The rumours we reported on last week, have proved accurate as World Coffee Research posted the decision on their website in what appears to be a hidden link that I couldn’t find through any of the menu’s or, as I’d expect to find it, in the news and updates section.

We’ve copied the page here to ensure anyone who is interested can find the information.

Nobody should feel good when something doesn’t work out as hoped. Ask any investor or businessman, and they’ll tell you that it’s par for the course. The important thing is to own it, talk about it, learn from and remediate the problems, and move on.

Unfortunately, the press release from the WCR talks about ‘rebalancing the research portfolio’ and shifting focus to the near-term matters most important to farmers. I think most of us would prefer to hear a more straightforward response. There’s nothing wrong with saying, ‘we tried, but it didn’t work, so we’re going to do something different. We’re going to look at what didn’t work and publish the results so we can fix that in future.’

The trouble with spinning a story is that if people know you’re spinning, you significantly erode trust.

It’s my hope that WCR publishes a ‘warts and all’ transparent report into how they reached the outcome they did. If mistakes were made, then own them, fix it, and move forward. Your supporters and patrons will appreciate the transparency.

The press release is below:

Statement about the closure of the Global Coffee Monitoring Program

Effective September 1st, 2021, World Coffee Research is closing its Global Coffee Monitoring Program, a global network of on-farm trials. This programmatic shift implements WCR’s planned evolution toward our 2021-2025 strategy. It reaffirms our commitment to invest in programs that deliver the highest returns for farmers, coffee producing countries, and WCR member companies.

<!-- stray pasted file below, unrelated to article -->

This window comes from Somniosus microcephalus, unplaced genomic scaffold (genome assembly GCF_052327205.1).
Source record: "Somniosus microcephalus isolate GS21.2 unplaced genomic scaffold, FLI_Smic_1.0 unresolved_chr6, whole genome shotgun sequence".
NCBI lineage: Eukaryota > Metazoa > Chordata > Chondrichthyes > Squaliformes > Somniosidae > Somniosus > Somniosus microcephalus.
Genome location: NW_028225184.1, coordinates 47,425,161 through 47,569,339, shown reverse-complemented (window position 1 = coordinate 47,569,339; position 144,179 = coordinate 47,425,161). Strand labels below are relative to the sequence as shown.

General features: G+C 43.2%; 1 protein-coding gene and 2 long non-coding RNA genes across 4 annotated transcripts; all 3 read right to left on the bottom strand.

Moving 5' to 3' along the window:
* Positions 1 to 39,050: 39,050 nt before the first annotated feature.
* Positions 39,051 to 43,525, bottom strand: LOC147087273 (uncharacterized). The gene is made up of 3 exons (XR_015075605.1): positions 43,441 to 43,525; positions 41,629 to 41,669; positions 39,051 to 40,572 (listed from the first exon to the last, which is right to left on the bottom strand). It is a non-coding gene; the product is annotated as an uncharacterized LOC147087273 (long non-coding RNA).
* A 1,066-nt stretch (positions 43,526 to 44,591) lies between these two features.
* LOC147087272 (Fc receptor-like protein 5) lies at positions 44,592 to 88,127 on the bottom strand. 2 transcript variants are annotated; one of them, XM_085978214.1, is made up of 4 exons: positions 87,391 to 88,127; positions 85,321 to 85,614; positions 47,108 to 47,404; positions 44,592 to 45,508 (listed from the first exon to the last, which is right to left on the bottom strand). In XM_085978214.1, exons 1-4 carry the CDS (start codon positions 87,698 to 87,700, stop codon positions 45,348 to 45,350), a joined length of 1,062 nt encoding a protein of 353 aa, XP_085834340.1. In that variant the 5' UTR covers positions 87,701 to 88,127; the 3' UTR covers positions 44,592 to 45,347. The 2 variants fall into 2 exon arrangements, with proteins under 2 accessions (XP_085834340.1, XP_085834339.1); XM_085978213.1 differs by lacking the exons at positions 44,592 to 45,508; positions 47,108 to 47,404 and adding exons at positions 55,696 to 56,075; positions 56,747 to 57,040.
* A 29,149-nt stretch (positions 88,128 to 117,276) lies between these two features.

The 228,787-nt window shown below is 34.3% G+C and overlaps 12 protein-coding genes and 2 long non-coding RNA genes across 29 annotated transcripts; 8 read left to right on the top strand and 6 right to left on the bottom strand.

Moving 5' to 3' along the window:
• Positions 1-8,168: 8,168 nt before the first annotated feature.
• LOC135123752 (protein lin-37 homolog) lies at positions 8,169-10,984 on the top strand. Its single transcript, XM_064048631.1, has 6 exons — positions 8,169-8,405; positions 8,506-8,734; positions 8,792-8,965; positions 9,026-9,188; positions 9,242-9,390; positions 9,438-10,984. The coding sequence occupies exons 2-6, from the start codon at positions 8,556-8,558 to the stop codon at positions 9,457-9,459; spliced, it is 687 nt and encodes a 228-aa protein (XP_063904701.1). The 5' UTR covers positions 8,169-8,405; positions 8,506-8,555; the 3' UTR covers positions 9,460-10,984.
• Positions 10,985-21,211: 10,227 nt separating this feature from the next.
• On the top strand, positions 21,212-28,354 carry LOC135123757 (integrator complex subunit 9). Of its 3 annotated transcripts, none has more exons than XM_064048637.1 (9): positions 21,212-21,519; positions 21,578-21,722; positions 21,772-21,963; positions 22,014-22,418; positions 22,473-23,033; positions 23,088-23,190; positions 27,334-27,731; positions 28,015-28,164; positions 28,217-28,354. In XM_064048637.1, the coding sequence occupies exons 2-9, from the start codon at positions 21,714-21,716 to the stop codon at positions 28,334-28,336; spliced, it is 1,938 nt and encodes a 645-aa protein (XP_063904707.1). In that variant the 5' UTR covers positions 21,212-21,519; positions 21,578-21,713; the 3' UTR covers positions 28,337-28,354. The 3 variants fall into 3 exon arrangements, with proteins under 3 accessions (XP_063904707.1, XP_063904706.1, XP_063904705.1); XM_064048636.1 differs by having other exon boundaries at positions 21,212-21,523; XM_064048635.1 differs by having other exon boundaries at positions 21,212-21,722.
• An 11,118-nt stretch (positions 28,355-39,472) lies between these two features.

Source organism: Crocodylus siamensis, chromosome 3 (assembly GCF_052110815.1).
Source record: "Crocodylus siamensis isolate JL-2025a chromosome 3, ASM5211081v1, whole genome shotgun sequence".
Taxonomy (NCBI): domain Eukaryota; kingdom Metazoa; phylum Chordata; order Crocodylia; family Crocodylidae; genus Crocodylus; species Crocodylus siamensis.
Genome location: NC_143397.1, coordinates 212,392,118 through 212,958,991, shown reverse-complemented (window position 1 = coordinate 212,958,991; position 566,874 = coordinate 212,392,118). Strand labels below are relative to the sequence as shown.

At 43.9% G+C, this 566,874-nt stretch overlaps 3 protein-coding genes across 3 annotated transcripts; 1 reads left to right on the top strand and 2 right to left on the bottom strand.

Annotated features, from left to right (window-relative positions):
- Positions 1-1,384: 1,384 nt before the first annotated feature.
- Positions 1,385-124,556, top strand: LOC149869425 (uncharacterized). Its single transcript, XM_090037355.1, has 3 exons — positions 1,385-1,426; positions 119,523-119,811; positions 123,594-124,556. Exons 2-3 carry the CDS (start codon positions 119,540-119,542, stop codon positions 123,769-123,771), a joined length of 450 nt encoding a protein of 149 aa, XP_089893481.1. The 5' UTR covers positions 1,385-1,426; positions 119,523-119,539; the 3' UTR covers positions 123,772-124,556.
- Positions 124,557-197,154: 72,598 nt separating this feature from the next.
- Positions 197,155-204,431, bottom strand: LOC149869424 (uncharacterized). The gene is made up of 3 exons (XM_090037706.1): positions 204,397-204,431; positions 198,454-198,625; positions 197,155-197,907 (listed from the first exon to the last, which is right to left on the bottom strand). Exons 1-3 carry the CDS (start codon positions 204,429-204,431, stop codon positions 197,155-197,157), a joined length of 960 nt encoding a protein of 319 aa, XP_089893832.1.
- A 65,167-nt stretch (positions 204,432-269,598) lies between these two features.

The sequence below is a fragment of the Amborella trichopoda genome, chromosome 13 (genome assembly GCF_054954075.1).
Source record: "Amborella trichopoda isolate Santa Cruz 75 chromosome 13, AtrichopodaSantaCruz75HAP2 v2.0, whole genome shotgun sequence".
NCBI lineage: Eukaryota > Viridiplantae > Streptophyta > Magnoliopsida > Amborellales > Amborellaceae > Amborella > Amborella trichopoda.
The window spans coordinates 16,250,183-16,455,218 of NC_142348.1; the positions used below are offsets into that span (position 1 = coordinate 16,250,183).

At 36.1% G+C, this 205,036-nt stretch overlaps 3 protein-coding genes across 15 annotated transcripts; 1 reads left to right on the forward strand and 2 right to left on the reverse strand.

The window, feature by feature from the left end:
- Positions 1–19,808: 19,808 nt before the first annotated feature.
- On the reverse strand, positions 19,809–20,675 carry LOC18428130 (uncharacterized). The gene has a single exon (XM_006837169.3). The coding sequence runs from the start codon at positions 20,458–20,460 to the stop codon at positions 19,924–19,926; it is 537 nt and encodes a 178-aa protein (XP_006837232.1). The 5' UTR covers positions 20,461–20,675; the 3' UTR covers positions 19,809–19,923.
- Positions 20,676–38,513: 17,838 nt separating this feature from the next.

In 2020, WCR launched a new five-year strategy, developed after extensive consultation and external peer review. The strategy recognizes the importance of breeding, field trials and quality assessment, and nursery/seed sector engagement as key drivers of productivity, profitability, and quality. While variety trials remain a critical component of our research pipeline, WCR has rebalanced our research portfolio to increase the investment in breeding and nursery work following substantive internal and external review and a recommendation from our board of directors. (WCR’s global network of variety trials led by partner research institutions, the International Multi-location Variety Trial, is not impacted.)

The shift allows WCR to invest more heavily in programs and tools that provide near-term impact for farmers, who need better access to healthy plants and improved varieties. It also allows an increased investment in breeding. Since the launch of the 2020 strategy, WCR has amplified its efforts to strengthen national coffee breeding programs in key countries including Ethiopia and Uganda. In 2022, WCR plans to launch a long-awaited global breeding network that will bring modern breeding approaches to coffee in support of national coffee institutes. 

“The best time to plant a tree—or start a breeding program—was 20 years ago,” says WCR CEO Vern Long. “The second best time is today. As a science organization, we believe in learning from the evidence. In this case, the evidence was clear that there is tremendous urgency to accelerate and deepen our support of breeding and nursery programs. So that’s what we’re doing.”

While the global network will close, on-farm trials will remain in four countries: Nicaragua, Peru, Philippines, and Democratic Republic of Congo. For other countries, participating farmers can keep the trees planted on their farms—typically a mix of one common variety in the region and two improved varieties—and can sell the coffee commercially. In some countries, including Kenya and Rwanda, national coffee research institutions plan to take over the plots and use them to evaluate variety performance. In other cases, local partners will continue to use the plots as demonstration sites to showcase better varieties to neighboring farmers. 

Leave a Comment

Your email address will not be published. Required fields are marked *